We now know that some regions of the cerebral cortex, which make up the bulk of the brain, have a more privileged relationship to consciousness. Not all of its many regions participate equally in generating the content of any one conscious experience. We also know that the neocortex can be active, as measured by microelectrodes or by magnetic scanners, without necessarily giving rise to a conscious experience. This is the domain of the non- or un-conscious — those bodily functions and instincts that are automatic, that occur without thought — moving our bodies in complex ways, responding instantaneously to perceived threats, some emotion welling up.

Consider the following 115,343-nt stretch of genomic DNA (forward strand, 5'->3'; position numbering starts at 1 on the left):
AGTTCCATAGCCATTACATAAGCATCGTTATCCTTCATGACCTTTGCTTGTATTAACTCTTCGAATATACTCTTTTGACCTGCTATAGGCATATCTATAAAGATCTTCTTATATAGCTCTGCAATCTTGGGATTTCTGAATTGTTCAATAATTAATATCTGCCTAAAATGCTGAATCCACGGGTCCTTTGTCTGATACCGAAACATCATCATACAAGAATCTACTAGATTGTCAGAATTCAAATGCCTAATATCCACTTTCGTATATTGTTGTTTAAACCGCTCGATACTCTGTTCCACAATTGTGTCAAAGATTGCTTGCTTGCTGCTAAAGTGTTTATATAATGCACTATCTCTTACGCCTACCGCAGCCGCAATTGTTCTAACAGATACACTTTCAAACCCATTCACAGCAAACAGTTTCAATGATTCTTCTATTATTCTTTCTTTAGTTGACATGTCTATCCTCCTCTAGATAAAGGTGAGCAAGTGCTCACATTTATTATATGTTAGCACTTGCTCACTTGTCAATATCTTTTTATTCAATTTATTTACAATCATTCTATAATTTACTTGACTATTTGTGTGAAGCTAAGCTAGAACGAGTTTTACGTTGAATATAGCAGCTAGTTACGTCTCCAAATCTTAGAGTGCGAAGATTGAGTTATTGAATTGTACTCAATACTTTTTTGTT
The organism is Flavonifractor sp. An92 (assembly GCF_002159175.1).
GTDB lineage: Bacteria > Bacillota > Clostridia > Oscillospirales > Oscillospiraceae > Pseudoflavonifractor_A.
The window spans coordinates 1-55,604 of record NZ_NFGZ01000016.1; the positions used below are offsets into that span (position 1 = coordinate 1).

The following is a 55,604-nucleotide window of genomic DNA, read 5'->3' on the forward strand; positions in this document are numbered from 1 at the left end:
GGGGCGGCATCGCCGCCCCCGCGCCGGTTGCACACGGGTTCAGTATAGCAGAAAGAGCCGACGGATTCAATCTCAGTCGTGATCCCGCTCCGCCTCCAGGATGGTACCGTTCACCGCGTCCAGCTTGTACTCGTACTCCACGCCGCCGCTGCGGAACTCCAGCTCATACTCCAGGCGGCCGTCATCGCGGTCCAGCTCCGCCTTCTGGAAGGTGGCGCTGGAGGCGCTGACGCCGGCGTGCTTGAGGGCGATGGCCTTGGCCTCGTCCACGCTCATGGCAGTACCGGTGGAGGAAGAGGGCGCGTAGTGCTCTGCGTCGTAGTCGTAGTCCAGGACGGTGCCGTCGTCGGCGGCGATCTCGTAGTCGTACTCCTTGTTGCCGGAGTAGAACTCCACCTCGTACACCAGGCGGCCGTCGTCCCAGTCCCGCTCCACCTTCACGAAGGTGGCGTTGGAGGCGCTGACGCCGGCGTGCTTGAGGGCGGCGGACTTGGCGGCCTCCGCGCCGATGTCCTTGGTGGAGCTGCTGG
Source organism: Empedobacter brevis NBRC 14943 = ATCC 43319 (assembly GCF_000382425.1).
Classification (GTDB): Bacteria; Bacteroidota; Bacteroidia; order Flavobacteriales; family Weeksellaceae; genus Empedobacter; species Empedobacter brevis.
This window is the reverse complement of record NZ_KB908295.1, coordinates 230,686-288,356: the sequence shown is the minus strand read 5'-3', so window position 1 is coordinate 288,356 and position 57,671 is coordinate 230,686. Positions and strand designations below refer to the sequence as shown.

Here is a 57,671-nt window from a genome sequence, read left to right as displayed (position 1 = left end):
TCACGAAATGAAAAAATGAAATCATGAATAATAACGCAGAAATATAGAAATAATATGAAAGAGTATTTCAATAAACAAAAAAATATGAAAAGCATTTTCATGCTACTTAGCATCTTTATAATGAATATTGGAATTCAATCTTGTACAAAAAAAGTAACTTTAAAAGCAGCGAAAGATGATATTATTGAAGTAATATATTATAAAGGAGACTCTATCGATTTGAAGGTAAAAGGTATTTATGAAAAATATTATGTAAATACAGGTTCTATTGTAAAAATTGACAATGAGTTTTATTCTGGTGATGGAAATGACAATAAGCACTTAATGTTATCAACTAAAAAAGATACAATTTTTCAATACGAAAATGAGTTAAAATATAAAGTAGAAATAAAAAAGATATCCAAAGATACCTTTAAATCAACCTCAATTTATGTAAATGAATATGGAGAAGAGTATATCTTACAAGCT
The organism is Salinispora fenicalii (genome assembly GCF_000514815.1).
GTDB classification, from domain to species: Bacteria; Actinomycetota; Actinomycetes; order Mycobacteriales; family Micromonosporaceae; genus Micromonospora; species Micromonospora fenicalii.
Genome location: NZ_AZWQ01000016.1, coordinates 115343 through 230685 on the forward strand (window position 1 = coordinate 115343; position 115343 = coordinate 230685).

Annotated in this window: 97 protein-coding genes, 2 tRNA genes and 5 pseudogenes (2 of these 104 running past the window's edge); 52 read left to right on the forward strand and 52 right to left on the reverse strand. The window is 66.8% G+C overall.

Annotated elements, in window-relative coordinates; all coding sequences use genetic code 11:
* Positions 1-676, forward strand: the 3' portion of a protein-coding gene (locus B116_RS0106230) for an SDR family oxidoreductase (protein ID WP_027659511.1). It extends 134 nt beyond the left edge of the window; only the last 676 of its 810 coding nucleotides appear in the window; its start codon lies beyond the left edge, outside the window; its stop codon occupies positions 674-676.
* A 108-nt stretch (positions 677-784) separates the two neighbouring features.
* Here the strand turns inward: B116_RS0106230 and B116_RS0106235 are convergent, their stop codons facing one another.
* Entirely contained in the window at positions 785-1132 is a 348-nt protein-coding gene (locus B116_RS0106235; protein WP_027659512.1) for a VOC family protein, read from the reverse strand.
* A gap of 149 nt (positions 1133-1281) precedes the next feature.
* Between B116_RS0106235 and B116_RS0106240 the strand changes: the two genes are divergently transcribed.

The cerebral cortex is remarkably constant across different species. Indeed, it takes an expert neuroanatomist to distinguish between a pea -sized chunk of cerebral cortex taken from a mouse, a monkey, and a person. Our brains are big, but other creatures — elephants, dolphins, and whales — have bigger ones. There are no qualitative differences between mice, monkeys, or people at the genomic, synaptic, cellular, or connectional levels. The differences are quantitative — the human brain has about 86 billion neurons, a thousand times more than the brain of a mouse.
But knowing that the number of neurons contributes to the level of consciousness is only the beginning. The challenge that remains is to understand how the whispering of nerve cells, interconnected by thousands of gossamer threads (their axons), give rise to any one conscious sensation. This is a problem that is being vigorously being tackled by neuroscientists. Indeed, it will be essential to “crack the neural code” to finally understand the ancient mind-body riddle.